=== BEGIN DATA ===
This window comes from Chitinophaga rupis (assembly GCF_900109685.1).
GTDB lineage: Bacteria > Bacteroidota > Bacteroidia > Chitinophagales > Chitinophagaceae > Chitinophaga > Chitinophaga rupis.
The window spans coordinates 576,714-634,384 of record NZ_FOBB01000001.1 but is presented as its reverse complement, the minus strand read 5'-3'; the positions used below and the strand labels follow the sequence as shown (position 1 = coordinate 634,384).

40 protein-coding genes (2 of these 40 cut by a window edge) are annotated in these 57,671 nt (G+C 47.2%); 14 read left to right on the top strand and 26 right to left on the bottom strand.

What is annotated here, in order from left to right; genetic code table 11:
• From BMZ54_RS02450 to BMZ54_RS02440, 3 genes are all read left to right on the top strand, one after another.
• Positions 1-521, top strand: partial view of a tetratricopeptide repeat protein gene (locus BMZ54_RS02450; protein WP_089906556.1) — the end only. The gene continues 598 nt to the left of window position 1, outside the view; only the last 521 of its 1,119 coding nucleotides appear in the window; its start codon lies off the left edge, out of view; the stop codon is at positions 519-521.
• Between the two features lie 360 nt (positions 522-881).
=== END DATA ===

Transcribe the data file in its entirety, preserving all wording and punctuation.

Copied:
This window comes from Chitinophaga rupis (assembly GCF_900109685.1).
GTDB lineage: Bacteria > Bacteroidota > Bacteroidia > Chitinophagales > Chitinophagaceae > Chitinophaga > Chitinophaga rupis.
The window spans coordinates 576,714-634,384 of record NZ_FOBB01000001.1 but is presented as its reverse complement, the minus strand read 5'-3'; the positions used below and the strand labels follow the sequence as shown (position 1 = coordinate 634,384).

40 protein-coding genes (2 of these 40 cut by a window edge) are annotated in these 57,671 nt (G+C 47.2%); 14 read left to right on the top strand and 26 right to left on the bottom strand.

What is annotated here, in order from left to right; genetic code table 11:
• From BMZ54_RS02450 to BMZ54_RS02440, 3 genes are all read left to right on the top strand, one after another.
• Positions 1-521, top strand: partial view of a tetratricopeptide repeat protein gene (locus BMZ54_RS02450; protein WP_089906556.1) — the end only. The gene continues 598 nt to the left of window position 1, outside the view; only the last 521 of its 1,119 coding nucleotides appear in the window; its start codon lies off the left edge, out of view; the stop codon is at positions 519-521.
• Between the two features lie 360 nt (positions 522-881).